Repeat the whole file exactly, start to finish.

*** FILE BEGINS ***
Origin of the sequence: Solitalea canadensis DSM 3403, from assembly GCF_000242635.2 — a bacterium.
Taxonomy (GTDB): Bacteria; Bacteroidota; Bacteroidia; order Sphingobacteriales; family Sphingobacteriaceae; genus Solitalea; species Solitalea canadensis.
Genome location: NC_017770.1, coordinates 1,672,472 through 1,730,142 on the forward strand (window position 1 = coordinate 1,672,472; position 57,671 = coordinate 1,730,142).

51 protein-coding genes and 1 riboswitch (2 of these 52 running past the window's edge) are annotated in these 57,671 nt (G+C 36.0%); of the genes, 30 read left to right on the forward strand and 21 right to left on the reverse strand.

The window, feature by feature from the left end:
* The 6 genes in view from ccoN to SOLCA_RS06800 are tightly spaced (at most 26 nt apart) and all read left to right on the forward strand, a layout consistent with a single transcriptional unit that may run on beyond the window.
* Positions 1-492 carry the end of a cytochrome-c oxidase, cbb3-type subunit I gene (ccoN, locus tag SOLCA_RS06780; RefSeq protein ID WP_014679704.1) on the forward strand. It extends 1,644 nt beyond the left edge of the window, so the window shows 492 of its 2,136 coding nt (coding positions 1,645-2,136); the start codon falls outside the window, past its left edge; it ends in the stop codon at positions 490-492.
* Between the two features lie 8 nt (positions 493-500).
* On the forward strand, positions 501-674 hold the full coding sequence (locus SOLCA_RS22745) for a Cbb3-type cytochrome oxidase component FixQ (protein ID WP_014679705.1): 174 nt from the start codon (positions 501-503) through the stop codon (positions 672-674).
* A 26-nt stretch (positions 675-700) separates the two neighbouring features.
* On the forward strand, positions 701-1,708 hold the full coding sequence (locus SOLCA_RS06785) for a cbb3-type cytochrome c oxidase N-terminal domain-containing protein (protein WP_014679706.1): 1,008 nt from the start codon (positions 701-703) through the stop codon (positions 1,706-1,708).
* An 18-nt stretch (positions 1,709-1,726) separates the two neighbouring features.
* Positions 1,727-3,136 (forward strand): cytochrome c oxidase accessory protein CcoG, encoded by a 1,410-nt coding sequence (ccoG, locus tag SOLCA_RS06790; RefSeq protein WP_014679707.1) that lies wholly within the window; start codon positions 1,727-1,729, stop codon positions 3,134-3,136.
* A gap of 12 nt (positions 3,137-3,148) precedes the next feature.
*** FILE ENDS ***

Origin of the sequence: Solitalea canadensis DSM 3403, from assembly GCF_000242635.2 — a bacterium.
Taxonomy (GTDB): Bacteria; Bacteroidota; Bacteroidia; order Sphingobacteriales; family Sphingobacteriaceae; genus Solitalea; species Solitalea canadensis.
Genome location: NC_017770.1, coordinates 1,672,472 through 1,730,142 on the forward strand (window position 1 = coordinate 1,672,472; position 57,671 = coordinate 1,730,142).

51 protein-coding genes and 1 riboswitch (2 of these 52 running past the window's edge) are annotated in these 57,671 nt (G+C 36.0%); of the genes, 30 read left to right on the forward strand and 21 right to left on the reverse strand.

The window, feature by feature from the left end:
* The 6 genes in view from ccoN to SOLCA_RS06800 are tightly spaced (at most 26 nt apart) and all read left to right on the forward strand, a layout consistent with a single transcriptional unit that may run on beyond the window.
* Positions 1-492 carry the end of a cytochrome-c oxidase, cbb3-type subunit I gene (ccoN, locus tag SOLCA_RS06780; RefSeq protein ID WP_014679704.1) on the forward strand. It extends 1,644 nt beyond the left edge of the window, so the window shows 492 of its 2,136 coding nt (coding positions 1,645-2,136); the start codon falls outside the window, past its left edge; it ends in the stop codon at positions 490-492.
* Between the two features lie 8 nt (positions 493-500).
* On the forward strand, positions 501-674 hold the full coding sequence (locus SOLCA_RS22745) for a Cbb3-type cytochrome oxidase component FixQ (protein ID WP_014679705.1): 174 nt from the start codon (positions 501-503) through the stop codon (positions 672-674).
* A 26-nt stretch (positions 675-700) separates the two neighbouring features.
* On the forward strand, positions 701-1,708 hold the full coding sequence (locus SOLCA_RS06785) for a cbb3-type cytochrome c oxidase N-terminal domain-containing protein (protein WP_014679706.1): 1,008 nt from the start codon (positions 701-703) through the stop codon (positions 1,706-1,708).
* An 18-nt stretch (positions 1,709-1,726) separates the two neighbouring features.
* Positions 1,727-3,136 (forward strand): cytochrome c oxidase accessory protein CcoG, encoded by a 1,410-nt coding sequence (ccoG, locus tag SOLCA_RS06790; RefSeq protein WP_014679707.1) that lies wholly within the window; start codon positions 1,727-1,729, stop codon positions 3,134-3,136.
* A gap of 12 nt (positions 3,137-3,148) precedes the next feature.